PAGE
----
People who have never had pets may not truly get how deeply pet lovers love their pets. These pets are members of the family. Their toys take over the living room as much as a child’s toys do. They get gifts for the holidays. Some even get their own rooms. Famous designers have created lines of pet accessories. There is pet insurance and there are even pet psychics. There are also pet custody battles. And those can get pretty hairy.
A pet owner may be unaware that the law doesn’t see a pet as a family member. In a courtroom, a pet is part of the property settlement. Plain and simple. And as part of the settlement, Rover will go with whoever the judge decides. His decision will be weighed by several factors. One such factor is if the pet’s presence predated the relationship. Because the pet is property, the person who had him first owns him. Also if pet custody is mentioned in the prenuptial agreement, it’s pretty cut and dry. Other considerations include primary care. The person who can prove that he or she did most of the feeding and veterinary visits typically has the stronger case. If one person’s job involves a lot of travel, he or she will probably not get Rover. And if there are children, Rover will usually go with them to avoid any further pain or loss.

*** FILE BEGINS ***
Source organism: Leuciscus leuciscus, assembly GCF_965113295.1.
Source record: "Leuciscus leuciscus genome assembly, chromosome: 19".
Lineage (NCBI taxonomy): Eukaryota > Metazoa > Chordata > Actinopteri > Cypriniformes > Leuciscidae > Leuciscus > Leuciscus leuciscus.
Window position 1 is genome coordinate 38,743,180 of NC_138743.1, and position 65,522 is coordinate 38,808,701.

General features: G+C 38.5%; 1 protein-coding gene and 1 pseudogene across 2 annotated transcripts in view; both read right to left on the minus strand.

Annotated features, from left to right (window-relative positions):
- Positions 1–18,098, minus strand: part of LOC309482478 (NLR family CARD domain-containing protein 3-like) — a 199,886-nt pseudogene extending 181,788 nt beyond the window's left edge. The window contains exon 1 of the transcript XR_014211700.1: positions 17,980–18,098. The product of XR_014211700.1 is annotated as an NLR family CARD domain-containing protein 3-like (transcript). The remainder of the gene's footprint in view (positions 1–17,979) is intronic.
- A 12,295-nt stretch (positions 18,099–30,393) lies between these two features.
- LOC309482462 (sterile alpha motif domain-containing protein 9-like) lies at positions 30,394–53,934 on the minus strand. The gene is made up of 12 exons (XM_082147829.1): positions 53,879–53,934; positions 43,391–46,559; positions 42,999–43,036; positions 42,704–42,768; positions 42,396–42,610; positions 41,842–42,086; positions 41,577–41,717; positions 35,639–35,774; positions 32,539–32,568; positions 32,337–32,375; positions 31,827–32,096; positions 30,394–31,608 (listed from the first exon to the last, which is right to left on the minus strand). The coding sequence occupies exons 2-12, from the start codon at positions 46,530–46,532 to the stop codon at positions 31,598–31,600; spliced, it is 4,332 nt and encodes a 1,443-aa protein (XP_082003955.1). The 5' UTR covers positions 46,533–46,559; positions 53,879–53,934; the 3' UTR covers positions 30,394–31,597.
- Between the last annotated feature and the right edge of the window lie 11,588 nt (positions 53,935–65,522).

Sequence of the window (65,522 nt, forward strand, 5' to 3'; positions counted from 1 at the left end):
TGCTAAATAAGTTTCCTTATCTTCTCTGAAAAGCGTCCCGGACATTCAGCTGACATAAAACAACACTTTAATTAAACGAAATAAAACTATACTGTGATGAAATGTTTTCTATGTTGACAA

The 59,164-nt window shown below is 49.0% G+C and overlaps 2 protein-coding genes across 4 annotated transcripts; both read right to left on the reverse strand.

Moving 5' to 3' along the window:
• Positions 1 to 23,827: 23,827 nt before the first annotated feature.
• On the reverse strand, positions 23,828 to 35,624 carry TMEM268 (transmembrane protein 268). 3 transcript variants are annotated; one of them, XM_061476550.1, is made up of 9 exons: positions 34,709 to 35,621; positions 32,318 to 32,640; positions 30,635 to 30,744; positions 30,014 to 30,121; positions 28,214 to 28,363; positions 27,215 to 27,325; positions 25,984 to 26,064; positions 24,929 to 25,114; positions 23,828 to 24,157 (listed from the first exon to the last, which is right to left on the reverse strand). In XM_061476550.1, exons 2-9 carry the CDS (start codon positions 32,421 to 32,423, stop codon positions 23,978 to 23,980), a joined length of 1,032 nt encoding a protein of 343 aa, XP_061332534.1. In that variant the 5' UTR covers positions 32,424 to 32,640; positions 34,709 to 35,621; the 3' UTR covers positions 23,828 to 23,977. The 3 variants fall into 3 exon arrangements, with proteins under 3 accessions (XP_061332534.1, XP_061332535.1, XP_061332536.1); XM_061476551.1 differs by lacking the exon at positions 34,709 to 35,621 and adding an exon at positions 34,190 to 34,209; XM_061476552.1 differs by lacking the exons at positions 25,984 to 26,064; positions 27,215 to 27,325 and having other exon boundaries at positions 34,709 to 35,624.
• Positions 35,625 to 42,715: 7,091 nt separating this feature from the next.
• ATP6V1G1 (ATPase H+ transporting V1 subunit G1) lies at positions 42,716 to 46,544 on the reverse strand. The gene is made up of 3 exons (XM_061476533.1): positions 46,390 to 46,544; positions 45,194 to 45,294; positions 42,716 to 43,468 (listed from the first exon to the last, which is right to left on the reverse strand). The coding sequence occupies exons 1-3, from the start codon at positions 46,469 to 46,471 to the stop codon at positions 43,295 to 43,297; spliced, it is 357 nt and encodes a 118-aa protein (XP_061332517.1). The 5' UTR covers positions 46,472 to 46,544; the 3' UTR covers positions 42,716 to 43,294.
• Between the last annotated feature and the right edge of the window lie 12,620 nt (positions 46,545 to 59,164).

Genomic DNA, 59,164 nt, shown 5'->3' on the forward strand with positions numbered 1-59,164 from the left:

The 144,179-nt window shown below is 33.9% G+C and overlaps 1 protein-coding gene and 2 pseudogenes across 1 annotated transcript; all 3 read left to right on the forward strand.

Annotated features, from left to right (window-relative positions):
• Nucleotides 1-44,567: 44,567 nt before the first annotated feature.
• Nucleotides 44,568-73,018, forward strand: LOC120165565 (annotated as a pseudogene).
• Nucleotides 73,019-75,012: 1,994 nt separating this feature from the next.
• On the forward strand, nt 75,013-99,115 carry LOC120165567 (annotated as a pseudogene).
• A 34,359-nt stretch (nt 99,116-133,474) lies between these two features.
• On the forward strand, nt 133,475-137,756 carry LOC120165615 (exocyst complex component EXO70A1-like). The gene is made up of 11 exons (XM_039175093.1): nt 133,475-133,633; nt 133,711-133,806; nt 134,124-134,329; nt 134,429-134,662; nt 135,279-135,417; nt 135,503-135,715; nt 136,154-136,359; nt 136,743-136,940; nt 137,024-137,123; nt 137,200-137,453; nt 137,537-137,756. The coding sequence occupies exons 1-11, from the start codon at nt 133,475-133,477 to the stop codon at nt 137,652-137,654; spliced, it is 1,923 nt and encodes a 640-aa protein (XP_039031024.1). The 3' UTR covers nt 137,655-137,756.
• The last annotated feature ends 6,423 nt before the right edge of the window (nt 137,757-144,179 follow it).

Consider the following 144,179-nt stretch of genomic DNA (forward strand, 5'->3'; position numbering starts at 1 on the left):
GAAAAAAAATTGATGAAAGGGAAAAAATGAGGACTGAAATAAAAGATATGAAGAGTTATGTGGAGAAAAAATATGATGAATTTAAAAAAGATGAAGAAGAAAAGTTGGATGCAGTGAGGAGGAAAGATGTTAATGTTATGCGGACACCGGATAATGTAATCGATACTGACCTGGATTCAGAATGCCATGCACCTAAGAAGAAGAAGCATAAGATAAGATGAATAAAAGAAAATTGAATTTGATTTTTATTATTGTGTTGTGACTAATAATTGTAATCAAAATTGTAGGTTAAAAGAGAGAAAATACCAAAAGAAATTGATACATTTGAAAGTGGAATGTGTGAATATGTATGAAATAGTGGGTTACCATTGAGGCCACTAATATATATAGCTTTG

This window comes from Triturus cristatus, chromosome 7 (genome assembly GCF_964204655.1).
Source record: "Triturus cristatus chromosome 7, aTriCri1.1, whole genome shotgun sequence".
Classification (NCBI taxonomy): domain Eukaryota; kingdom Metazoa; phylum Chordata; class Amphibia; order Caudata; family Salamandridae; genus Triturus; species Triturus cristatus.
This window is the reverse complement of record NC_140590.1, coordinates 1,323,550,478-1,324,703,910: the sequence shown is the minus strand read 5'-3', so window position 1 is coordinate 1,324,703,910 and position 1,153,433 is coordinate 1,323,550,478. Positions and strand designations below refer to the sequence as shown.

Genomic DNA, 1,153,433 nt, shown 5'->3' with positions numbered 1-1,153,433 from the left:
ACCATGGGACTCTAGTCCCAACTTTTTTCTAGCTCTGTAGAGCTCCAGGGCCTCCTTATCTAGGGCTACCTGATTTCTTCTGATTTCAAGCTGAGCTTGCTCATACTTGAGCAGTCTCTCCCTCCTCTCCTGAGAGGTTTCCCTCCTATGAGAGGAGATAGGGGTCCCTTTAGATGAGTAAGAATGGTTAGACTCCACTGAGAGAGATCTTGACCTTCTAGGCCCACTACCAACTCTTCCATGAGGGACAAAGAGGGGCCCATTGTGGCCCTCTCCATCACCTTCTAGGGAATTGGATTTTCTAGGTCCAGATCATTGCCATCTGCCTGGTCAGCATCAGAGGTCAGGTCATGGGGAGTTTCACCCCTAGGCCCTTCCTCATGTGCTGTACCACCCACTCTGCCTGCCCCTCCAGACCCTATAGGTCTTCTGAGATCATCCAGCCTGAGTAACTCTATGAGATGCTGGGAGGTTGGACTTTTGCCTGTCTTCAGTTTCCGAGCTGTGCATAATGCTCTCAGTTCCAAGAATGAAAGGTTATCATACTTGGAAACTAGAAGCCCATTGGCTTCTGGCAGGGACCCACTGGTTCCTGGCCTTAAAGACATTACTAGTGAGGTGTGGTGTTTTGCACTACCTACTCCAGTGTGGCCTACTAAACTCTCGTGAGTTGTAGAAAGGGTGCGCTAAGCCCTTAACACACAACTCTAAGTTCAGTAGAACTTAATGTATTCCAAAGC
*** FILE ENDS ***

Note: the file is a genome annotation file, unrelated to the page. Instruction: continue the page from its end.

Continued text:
With all the strong emotions that come out during a divorce, a pet custody battle can get quite vicious. If at all possible, settle this matter privately. Don’t let the judge be forced to putting your dog in the middle of the room and seeing who he comes to.